It remains to be seen how much playing time he’ll get going forward, but he has gained the utmost respect from his teammates for staying ready whenever called upon. And if his minutes dip after the break, he won’t fret or make a stink about it. Because he knows his time will come around eventually, and to his credit he will be ready.
Opportunities have been few and far between for Lee lately, and that’s not likely to change anytime soon as long as he’s still in Boston. Danny Ainge and Lee’s representatives have been looking for potential landing spots for the former two-time All-Star that would help him get back on the floor. He still has talent and can help some teams win games. But the challenge for Boston in getting a deal done, is that teams aren’t convinced the assets they’ll have to part with in order to acquire Lee and his $15.5 million expiring contract are worth it.
Everyone within the Celtics coaching staff will tell you that James Young is getting better, even if the minutes (or lack of minutes) might suggest otherwise. There is tremendous competition for minutes at the wing position which has hurt Young’s chances at playing time. He has taken a major step forward in transforming his body from a lithe teenager playing in a grown man’s league, to a thin perimeter player who is learning how to work hard in the NBA.
Danny Ainge surprised many when he drafted Rozier with the 16th overall pick in last June’s NBA draft. And while Rozier hasn’t stood out enough to earn consistent minutes, he has shown flashes of being a key contributor in the future. You can’t coach the kind of endline-to-endline speed that he possesses. But you won’t see much of that now that Boston’s more seasoned perimeter players are healthy and into a good rhythm.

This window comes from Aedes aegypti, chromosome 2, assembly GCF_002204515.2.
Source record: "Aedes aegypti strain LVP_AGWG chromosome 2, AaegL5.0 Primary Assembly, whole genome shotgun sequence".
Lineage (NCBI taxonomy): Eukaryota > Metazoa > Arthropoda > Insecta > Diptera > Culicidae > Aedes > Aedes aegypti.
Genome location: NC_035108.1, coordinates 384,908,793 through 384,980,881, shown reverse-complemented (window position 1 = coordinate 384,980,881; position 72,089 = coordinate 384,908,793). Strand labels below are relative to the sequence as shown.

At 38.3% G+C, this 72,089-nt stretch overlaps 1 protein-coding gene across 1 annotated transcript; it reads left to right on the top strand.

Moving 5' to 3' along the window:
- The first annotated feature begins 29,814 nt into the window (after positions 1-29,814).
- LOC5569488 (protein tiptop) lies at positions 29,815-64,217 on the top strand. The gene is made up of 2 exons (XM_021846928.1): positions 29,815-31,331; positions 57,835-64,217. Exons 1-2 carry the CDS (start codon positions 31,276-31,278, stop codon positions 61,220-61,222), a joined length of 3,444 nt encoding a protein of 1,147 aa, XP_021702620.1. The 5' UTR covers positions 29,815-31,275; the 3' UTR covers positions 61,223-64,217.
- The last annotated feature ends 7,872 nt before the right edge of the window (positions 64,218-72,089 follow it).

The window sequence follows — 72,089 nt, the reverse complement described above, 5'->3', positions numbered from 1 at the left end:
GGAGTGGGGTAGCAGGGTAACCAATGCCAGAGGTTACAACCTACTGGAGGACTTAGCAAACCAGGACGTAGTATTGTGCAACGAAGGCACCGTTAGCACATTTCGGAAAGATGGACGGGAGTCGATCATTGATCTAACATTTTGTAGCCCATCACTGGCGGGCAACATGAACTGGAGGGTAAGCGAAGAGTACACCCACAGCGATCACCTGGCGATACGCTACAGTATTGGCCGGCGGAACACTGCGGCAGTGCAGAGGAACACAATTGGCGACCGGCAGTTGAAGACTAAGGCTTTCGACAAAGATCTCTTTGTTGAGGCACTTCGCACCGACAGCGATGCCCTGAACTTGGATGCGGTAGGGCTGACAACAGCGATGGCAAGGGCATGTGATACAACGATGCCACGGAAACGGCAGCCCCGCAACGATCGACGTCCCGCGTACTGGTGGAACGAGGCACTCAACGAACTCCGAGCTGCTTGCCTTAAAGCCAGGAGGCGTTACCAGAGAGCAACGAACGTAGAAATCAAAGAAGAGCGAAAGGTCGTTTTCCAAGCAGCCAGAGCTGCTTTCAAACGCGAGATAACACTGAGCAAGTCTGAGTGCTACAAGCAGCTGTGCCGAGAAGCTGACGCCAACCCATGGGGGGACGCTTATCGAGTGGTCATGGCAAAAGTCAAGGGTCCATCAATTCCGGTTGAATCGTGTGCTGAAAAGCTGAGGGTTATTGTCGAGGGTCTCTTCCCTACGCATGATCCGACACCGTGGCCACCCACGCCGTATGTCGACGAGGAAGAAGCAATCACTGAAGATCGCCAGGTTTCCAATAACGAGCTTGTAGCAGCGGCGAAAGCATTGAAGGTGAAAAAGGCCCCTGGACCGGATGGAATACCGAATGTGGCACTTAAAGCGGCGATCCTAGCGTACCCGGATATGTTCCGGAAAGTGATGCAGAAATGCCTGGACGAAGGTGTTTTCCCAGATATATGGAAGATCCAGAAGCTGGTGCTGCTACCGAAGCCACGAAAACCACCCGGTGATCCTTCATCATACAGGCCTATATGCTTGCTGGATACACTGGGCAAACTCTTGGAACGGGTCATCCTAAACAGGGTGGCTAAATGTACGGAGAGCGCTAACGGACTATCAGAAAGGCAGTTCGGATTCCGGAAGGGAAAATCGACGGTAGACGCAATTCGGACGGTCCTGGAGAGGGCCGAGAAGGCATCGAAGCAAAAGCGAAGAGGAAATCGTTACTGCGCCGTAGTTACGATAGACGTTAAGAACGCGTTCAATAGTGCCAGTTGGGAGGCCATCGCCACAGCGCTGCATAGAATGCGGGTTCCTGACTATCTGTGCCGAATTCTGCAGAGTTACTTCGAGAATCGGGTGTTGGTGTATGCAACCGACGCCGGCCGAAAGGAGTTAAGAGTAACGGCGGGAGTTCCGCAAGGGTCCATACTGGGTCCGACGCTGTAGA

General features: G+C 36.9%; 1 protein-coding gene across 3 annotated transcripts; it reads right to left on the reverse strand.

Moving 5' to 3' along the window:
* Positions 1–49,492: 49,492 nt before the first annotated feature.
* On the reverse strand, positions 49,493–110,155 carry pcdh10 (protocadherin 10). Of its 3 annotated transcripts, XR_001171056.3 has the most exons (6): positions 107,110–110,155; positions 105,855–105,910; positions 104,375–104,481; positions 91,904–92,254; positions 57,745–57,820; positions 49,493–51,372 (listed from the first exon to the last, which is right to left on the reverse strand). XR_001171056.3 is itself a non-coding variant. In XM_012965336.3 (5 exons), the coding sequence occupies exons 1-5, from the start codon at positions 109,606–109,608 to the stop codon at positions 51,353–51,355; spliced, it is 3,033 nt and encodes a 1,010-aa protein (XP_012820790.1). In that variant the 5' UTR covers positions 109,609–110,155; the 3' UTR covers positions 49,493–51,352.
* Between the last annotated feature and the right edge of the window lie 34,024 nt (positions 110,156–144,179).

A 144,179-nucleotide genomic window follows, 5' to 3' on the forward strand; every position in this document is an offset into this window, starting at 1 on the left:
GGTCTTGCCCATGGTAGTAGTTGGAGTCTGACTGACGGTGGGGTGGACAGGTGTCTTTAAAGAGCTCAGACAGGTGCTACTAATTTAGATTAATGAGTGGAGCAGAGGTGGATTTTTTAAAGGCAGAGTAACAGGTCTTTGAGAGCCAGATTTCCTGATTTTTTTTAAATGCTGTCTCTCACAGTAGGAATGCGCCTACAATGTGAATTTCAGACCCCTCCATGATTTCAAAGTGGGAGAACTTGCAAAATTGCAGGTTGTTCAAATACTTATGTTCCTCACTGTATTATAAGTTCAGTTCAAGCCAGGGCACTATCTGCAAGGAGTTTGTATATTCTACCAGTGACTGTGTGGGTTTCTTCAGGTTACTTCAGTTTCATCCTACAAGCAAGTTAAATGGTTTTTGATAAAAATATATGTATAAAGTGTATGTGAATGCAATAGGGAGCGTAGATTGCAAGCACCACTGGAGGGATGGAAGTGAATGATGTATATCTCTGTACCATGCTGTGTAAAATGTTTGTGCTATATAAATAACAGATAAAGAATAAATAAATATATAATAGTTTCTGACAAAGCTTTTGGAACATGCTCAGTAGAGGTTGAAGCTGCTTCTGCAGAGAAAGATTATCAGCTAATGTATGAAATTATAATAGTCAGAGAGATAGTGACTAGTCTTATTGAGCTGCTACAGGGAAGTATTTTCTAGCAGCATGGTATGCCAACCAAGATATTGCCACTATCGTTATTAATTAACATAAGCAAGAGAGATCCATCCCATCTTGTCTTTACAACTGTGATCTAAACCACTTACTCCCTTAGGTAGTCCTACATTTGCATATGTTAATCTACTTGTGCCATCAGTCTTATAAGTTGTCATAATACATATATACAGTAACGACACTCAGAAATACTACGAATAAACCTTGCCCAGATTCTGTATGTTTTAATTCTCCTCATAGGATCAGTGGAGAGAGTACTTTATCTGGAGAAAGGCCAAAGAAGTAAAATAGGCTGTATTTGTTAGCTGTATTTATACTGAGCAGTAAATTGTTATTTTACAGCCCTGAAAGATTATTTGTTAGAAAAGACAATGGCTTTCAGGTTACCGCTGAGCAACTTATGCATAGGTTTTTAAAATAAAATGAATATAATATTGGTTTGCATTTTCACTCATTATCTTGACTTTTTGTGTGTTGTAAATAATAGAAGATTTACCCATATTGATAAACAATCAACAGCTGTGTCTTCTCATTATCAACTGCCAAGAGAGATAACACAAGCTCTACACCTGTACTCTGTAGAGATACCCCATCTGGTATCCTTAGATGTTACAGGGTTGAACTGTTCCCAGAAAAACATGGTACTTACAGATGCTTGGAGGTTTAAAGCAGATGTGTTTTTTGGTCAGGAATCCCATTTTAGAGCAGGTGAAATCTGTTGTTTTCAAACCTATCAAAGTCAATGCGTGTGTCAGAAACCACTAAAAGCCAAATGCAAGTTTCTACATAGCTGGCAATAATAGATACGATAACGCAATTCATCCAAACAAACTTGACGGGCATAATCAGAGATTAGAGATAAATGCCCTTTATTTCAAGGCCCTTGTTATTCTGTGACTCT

Of the rookies, Hunter has been probably the biggest surprise. He saw more action early on because of Marcus Smart’s injuries. And in that time, Hunter showed a basketball savvy on the floor that the coaches acknowledged they didn’t anticipate seeing on display so soon into his pro career. Hunter is deceptively long which allowed him to be a better defender than most expected. Still, Hunter has to add strength and weight to his lean frame and become more consistent in knocking down shots when the opportunity to take them presents itself.
There may not be a player on this roster that fans are more intrigued by than Jordan Mickey. He has been a dominant Development League force this season, so much so that the idea of him not playing for the Celtics seems difficult to fathom; that is until you look at all the veterans ahead of him in the front court. Danny Ainge has said on more than one occasion that he’s in no rush to get Mickey on to the floor. But given the choice between hanging around the Celtics and not playing, versus playing in the D-League, Mickey at this point is better off continuing to play at a high level against guys who have the same dream as his – to play in the NBA for years to come.